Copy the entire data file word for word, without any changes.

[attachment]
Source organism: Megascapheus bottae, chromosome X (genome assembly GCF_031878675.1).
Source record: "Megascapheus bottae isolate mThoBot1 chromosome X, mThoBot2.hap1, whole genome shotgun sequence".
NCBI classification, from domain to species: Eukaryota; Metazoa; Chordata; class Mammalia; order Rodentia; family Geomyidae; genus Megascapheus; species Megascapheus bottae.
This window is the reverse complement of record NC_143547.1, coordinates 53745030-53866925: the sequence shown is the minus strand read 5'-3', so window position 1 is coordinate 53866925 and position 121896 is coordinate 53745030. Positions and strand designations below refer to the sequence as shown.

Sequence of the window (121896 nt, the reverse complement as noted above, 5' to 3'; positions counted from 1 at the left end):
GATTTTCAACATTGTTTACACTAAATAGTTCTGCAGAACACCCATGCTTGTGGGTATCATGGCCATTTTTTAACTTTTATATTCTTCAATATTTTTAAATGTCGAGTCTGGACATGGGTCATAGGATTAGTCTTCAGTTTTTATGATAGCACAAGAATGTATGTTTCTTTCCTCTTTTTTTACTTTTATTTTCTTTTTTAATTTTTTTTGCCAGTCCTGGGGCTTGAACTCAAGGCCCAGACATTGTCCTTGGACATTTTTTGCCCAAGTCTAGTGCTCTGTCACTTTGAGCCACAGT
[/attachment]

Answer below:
Source organism: Megascapheus bottae, chromosome X (genome assembly GCF_031878675.1).
Source record: "Megascapheus bottae isolate mThoBot1 chromosome X, mThoBot2.hap1, whole genome shotgun sequence".
NCBI classification, from domain to species: Eukaryota; Metazoa; Chordata; class Mammalia; order Rodentia; family Geomyidae; genus Megascapheus; species Megascapheus bottae.
This window is the reverse complement of record NC_143547.1, coordinates 53745030-53866925: the sequence shown is the minus strand read 5'-3', so window position 1 is coordinate 53866925 and position 121896 is coordinate 53745030. Positions and strand designations below refer to the sequence as shown.

Sequence of the window (121896 nt, the reverse complement as noted above, 5' to 3'; positions counted from 1 at the left end):
GATTTTCAACATTGTTTACACTAAATAGTTCTGCAGAACACCCATGCTTGTGGGTATCATGGCCATTTTTTAACTTTTATATTCTTCAATATTTTTAAATGTCGAGTCTGGACATGGGTCATAGGATTAGTCTTCAGTTTTTATGATAGCACAAGAATGTATGTTTCTTTCCTCTTTTTTTACTTTTATTTTCTTTTTTAATTTTTTTTGCCAGTCCTGGGGCTTGAACTCAAGGCCCAGACATTGTCCTTGGACATTTTTTGCCCAAGTCTAGTGCTCTGTCACTTTGAGCCACAGT